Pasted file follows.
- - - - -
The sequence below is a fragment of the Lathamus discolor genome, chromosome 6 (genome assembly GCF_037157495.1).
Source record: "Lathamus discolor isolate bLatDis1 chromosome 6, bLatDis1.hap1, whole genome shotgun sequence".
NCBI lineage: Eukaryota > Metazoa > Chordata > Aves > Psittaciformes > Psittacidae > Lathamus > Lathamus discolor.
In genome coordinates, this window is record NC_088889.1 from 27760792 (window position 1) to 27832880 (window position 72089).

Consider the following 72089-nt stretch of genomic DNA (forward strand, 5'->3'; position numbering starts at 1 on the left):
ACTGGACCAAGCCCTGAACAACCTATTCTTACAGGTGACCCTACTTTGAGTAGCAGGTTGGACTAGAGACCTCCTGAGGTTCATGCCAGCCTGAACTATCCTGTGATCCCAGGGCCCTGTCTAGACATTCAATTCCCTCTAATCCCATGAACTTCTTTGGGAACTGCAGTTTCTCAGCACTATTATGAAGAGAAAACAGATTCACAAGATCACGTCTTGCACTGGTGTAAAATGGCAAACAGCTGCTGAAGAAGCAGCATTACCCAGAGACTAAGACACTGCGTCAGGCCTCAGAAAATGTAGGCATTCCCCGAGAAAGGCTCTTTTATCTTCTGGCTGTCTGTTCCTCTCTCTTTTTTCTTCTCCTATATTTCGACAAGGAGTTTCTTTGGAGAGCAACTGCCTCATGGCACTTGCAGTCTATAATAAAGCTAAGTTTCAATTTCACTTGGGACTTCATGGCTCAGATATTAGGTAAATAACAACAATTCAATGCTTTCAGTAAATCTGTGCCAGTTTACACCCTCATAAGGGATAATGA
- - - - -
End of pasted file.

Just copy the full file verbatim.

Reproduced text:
The sequence below is a fragment of the Lathamus discolor genome, chromosome 6 (genome assembly GCF_037157495.1).
Source record: "Lathamus discolor isolate bLatDis1 chromosome 6, bLatDis1.hap1, whole genome shotgun sequence".
NCBI lineage: Eukaryota > Metazoa > Chordata > Aves > Psittaciformes > Psittacidae > Lathamus > Lathamus discolor.
In genome coordinates, this window is record NC_088889.1 from 27760792 (window position 1) to 27832880 (window position 72089).

Consider the following 72089-nt stretch of genomic DNA (forward strand, 5'->3'; position numbering starts at 1 on the left):
ACTGGACCAAGCCCTGAACAACCTATTCTTACAGGTGACCCTACTTTGAGTAGCAGGTTGGACTAGAGACCTCCTGAGGTTCATGCCAGCCTGAACTATCCTGTGATCCCAGGGCCCTGTCTAGACATTCAATTCCCTCTAATCCCATGAACTTCTTTGGGAACTGCAGTTTCTCAGCACTATTATGAAGAGAAAACAGATTCACAAGATCACGTCTTGCACTGGTGTAAAATGGCAAACAGCTGCTGAAGAAGCAGCATTACCCAGAGACTAAGACACTGCGTCAGGCCTCAGAAAATGTAGGCATTCCCCGAGAAAGGCTCTTTTATCTTCTGGCTGTCTGTTCCTCTCTCTTTTTTCTTCTCCTATATTTCGACAAGGAGTTTCTTTGGAGAGCAACTGCCTCATGGCACTTGCAGTCTATAATAAAGCTAAGTTTCAATTTCACTTGGGACTTCATGGCTCAGATATTAGGTAAATAACAACAATTCAATGCTTTCAGTAAATCTGTGCCAGTTTACACCCTCATAAGGGATAATGA